Garcia reached out to Chinese organizations across the country and eventually identified 100 talented, accomplished, educated, well-respected Chinese-American women to interview. She includes anecdotes, advice and stories from these women in her book to illustrate common cultural ideals, as well as how their upbringing shaped them for success.
“There (were) a lot of stories that they shared with me that were much broader and bigger than my own experience,” Garcia said.
One of the key differences Garcia found between immigrants and Americans is work ethic. Individuals raised in a culture of convenience — seven-minute abs, lose weight by swallowing a pill, buy a house with no money down — seem to have a kind of “drive-through” mentality about success.
“Successful people know how to be a farmer,” Garcia said. “It’s about knowing what kind of crop you want at the end of harvest time and being able to work toward that every single day, not worrying about not getting that harvest today, but what you will get at the end. All successful people know that and understand that.”
An example of this philosophy is a Chinese-American woman from San Diego who initially found work as a housekeeper in Rancho Santa Fe. She cleaned for other clients on her days off and attended night school to obtain a financial management degree. After completing her education, she returned to the people whose toilets she had cleaned and asked for their business, saying, “They know my work ethic.” That woman is now considered one of the elite businesswomen in the wealth management industry.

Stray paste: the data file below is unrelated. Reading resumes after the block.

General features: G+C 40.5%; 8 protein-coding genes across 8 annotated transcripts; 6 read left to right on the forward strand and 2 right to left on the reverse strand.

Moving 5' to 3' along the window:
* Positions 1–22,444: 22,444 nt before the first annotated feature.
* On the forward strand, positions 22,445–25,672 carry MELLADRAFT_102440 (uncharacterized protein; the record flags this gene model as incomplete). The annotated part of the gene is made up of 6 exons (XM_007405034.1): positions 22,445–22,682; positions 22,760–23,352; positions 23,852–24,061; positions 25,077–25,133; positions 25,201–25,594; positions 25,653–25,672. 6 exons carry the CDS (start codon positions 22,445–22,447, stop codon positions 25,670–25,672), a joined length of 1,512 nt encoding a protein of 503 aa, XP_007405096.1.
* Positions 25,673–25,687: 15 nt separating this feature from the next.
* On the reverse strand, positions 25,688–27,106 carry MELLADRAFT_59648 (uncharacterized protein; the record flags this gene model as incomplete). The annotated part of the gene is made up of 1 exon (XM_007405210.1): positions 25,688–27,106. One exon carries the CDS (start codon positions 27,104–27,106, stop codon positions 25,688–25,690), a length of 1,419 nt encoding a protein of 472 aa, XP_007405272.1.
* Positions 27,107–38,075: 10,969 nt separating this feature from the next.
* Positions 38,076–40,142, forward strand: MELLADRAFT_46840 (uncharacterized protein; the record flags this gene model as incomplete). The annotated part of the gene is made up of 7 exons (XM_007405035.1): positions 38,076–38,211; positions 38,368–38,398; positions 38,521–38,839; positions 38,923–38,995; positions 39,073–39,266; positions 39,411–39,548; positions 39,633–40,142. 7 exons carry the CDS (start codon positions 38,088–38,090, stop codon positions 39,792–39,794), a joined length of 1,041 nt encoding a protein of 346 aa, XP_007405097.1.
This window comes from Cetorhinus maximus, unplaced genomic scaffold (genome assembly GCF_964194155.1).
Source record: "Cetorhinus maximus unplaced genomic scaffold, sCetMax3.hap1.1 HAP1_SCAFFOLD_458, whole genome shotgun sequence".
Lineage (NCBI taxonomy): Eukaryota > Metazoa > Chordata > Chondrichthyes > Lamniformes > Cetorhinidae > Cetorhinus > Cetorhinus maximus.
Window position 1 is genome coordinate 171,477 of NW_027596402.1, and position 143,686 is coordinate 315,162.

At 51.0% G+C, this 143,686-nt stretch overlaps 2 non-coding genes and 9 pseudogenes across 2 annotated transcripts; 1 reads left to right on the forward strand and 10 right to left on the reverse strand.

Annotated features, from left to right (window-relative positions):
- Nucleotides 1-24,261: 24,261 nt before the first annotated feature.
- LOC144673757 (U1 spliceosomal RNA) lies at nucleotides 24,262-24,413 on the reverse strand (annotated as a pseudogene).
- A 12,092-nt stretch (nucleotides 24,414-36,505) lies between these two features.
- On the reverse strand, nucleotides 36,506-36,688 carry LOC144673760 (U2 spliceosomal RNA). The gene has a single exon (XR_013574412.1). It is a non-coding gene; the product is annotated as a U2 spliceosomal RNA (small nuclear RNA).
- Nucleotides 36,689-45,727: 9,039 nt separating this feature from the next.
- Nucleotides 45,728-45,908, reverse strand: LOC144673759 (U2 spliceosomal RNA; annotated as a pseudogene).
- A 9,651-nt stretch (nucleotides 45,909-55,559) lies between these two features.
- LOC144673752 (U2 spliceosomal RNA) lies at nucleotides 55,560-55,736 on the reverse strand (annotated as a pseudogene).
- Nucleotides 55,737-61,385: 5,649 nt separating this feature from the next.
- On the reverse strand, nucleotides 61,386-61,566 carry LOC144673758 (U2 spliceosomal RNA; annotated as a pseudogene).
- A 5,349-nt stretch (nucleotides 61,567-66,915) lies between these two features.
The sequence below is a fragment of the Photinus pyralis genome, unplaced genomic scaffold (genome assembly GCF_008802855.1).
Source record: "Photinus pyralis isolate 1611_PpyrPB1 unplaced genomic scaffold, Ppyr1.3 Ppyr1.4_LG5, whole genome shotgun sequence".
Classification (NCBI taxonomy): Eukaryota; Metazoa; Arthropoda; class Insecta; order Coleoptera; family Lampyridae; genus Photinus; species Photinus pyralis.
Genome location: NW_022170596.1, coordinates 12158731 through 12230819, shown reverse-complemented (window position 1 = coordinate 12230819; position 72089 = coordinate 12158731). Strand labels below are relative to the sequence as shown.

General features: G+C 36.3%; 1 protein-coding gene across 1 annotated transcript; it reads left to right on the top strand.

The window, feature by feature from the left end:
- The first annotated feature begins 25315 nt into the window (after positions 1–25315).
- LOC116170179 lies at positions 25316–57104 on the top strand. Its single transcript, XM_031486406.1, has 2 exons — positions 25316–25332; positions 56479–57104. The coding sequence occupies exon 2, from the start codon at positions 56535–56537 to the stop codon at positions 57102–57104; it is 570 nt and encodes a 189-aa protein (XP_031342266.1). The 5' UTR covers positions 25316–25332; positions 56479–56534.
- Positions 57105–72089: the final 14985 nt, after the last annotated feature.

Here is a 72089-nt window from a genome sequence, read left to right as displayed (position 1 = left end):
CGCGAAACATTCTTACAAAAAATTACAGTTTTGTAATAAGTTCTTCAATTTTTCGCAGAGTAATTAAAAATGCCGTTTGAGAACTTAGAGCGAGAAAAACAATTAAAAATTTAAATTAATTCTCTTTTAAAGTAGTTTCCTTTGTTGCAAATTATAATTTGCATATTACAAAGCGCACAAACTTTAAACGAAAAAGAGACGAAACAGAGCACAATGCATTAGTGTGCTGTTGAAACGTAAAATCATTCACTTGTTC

“It seems simplistic to answer with the cliche, hard work, but it’s true,” said Anne Chao, a senior planner for Qualcomm. “In China, by virtue of the huge numbers of people competing for everything, one must work very hard to succeed. My father emphasized being smart — going to school, getting good grades, becoming well educated — equals success. My mother taught by example: ignore hardship, overcome challenges, sacrifice, do whatever you must to succeed. I continue to use these lessons in my daily life.”
Besides “working the right way,” Garcia’s seven core values include harnessing your passion, creating a mind-set for success, connecting and communicating, understanding money, living with integrity and continual growth.
“What I realized is not so much the difference in the culture that makes the Chinese women more successful, but we tend to be more connected to what we’ve been taught,” Garcia said. “We tend to hang on to those core values much longer.”
Maybe surprising, maybe not, a common challenge for many Chinese immigrants is overcoming the need to “Americanize” themselves. Garcia battled ethnic and gender discrimination, and one of Chao’s top bits of advice to peers addresses self-worth: “Don’t be intimidated by tall, blond, blue-eyed men or women. Petite, dark-haired Chinese women have the same intrinsic value as anyone on Earth.
“My message is so important, not just for Chinese, not just for women, but for everyone. America is still the best place for anyone with a vision and the willingness to work for it.”
Meet the author
- Book signing: 7:30 p.m. May 12, Warwick’s, 7812 Girard Ave., La Jolla;
- Reception: 5:45 p.m. May 13, Art Expressions Gallery, 2645 Financial Court, Suite C, San Diego;